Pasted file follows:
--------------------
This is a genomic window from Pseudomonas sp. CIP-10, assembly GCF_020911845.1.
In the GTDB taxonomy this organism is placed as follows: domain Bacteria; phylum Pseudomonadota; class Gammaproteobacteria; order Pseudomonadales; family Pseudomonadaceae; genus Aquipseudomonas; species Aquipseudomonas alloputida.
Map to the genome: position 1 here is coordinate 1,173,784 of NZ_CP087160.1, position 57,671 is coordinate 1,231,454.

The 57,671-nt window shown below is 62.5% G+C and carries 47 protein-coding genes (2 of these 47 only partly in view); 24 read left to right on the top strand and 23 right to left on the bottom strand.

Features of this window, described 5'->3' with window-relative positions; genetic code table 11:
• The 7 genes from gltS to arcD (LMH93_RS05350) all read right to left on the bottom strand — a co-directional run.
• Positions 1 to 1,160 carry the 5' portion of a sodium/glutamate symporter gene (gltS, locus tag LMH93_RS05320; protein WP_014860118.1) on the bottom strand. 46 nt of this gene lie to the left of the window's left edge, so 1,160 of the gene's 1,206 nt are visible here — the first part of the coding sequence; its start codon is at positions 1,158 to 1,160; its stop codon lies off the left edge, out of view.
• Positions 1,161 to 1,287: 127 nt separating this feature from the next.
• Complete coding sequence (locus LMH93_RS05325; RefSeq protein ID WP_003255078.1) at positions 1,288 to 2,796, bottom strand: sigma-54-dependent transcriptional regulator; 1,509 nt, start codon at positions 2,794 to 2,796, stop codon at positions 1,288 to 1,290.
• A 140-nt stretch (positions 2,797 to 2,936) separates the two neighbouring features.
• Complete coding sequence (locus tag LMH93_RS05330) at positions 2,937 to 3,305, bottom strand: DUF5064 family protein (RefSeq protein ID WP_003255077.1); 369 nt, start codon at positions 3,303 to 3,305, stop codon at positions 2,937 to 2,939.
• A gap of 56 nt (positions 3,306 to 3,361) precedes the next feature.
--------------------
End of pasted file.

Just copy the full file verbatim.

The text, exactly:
This is a genomic window from Pseudomonas sp. CIP-10, assembly GCF_020911845.1.
In the GTDB taxonomy this organism is placed as follows: domain Bacteria; phylum Pseudomonadota; class Gammaproteobacteria; order Pseudomonadales; family Pseudomonadaceae; genus Aquipseudomonas; species Aquipseudomonas alloputida.
Map to the genome: position 1 here is coordinate 1,173,784 of NZ_CP087160.1, position 57,671 is coordinate 1,231,454.

The 57,671-nt window shown below is 62.5% G+C and carries 47 protein-coding genes (2 of these 47 only partly in view); 24 read left to right on the top strand and 23 right to left on the bottom strand.

Features of this window, described 5'->3' with window-relative positions; genetic code table 11:
• The 7 genes from gltS to arcD (LMH93_RS05350) all read right to left on the bottom strand — a co-directional run.
• Positions 1 to 1,160 carry the 5' portion of a sodium/glutamate symporter gene (gltS, locus tag LMH93_RS05320; protein WP_014860118.1) on the bottom strand. 46 nt of this gene lie to the left of the window's left edge, so 1,160 of the gene's 1,206 nt are visible here — the first part of the coding sequence; its start codon is at positions 1,158 to 1,160; its stop codon lies off the left edge, out of view.
• Positions 1,161 to 1,287: 127 nt separating this feature from the next.
• Complete coding sequence (locus LMH93_RS05325; RefSeq protein ID WP_003255078.1) at positions 1,288 to 2,796, bottom strand: sigma-54-dependent transcriptional regulator; 1,509 nt, start codon at positions 2,794 to 2,796, stop codon at positions 1,288 to 1,290.
• A 140-nt stretch (positions 2,797 to 2,936) separates the two neighbouring features.
• Complete coding sequence (locus tag LMH93_RS05330) at positions 2,937 to 3,305, bottom strand: DUF5064 family protein (RefSeq protein ID WP_003255077.1); 369 nt, start codon at positions 3,303 to 3,305, stop codon at positions 2,937 to 2,939.
• A gap of 56 nt (positions 3,306 to 3,361) precedes the next feature.